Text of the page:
252. The Teacher’s Load

Teachers often feel overloaded with jobs. They feel as if they’re forced to be parents to their students, either because parents don’t do their share, or because the job of parenting has gotten too big to be done by parents alone. They feel as if they end up doing lots of jobs that ought to be done by other people. And on top of that, the school curriculum seems to keep getting bigger and bigger, with more added all the time, and very little taken out.
I hear those complaints from teachers. I’ve heard them for years. I think I see their point of view, but I’ve never shared it much. I became a teacher of young children because that’s what I wanted to do. I knew it involved a lot of what’s usually considered parenting; children don’t suddenly stop being children when they enter a school and turn into pupils. I enjoy most of the jobs involved in parenting, and a lot of what I enjoy about teaching could be considered parenting.
Some of the non-teaching parts of the teacher’s job have always bothered me, and I always appreciated it when bus duty, playground duty, lunch duty, and study hall supervision were taken over by volunteers or people paid to do those jobs. As a volunteer, I sometimes give teachers little breaks from those jobs. But not too much; I’ve paid my dues. I believe those jobs should be done by other people, not by teachers. When teachers complain about those jobs, I agree.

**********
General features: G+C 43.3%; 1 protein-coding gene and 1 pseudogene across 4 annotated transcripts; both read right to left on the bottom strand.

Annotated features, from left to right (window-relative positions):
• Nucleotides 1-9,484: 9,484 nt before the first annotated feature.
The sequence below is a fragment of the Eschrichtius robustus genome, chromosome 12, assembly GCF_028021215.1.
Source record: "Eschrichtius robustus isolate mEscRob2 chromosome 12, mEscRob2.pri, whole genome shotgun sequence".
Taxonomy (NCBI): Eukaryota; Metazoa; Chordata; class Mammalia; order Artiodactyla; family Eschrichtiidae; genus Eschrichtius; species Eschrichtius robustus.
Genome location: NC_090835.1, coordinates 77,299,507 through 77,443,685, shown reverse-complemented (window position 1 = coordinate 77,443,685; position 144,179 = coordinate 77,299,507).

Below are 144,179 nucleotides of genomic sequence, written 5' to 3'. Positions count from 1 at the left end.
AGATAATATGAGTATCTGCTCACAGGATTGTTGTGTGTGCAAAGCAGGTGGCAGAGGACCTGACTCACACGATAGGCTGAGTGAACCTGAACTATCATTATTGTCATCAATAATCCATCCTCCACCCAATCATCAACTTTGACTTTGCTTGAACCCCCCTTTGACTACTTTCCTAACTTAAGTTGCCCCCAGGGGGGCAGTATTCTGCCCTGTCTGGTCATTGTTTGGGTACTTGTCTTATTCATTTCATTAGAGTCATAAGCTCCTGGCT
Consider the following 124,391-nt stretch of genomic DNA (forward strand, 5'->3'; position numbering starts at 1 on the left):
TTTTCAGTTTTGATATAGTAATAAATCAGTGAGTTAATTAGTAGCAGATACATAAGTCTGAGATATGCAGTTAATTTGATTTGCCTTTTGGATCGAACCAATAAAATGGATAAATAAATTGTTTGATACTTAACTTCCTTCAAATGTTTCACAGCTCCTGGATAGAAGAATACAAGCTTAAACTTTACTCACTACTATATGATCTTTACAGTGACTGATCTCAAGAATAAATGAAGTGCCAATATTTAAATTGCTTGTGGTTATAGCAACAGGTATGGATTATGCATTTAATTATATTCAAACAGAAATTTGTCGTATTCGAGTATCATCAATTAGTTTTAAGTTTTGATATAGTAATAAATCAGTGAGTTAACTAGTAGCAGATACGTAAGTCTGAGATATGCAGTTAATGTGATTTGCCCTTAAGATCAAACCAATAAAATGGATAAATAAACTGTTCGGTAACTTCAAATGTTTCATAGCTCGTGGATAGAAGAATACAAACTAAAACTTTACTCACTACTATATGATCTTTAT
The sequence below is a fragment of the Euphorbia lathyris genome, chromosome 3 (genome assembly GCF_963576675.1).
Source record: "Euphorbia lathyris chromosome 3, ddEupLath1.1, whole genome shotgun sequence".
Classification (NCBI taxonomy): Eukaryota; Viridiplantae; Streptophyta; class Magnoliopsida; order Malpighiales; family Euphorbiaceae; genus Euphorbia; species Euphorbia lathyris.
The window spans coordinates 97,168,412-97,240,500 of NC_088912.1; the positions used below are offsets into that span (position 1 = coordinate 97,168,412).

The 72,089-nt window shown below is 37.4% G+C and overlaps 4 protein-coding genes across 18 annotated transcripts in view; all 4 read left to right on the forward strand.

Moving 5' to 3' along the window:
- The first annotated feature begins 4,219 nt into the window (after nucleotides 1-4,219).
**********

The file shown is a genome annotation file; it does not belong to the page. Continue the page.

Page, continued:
A complaint I don’t share is the complaint about the overloaded curriculum. Teachers and others involved in developing curriculum often make good arguments for the inclusion of various priorities in the curriculum, and some teachers feel oppressed by the depth and breadth of the resulting curriculum. These teachers wonder how conflict resolution, sex education, drug awareness programs, and countless other items can all be part of the school day. There are only twenty-four hours in a day, and not all of them are spent in school.
I don’t see it that way. I think the time children spend in school, like the time they spend at home, is filled with random opportunities for learning. In school, lessons are more often consciously – even meticulously – planned than they are at home, but the random opportunities are still there. As items are added to the curriculum, it doesn’t have to mean time taken away from other items. I think teaching about conflict resolution can best be done as part of other teaching. History and literature are full of great opportunities to teach children strategies for resolving conflicts.
Arguing that teaching is a manageable job makes me feel a little like a traitor. But I think at least some of the stress teachers feel can be relieved by a change in perspective; see additions to the curriculum simply as tools for improving instruction, not as extra burdens. You’ve got to do it anyway; you might as well try to see it in a way that works.

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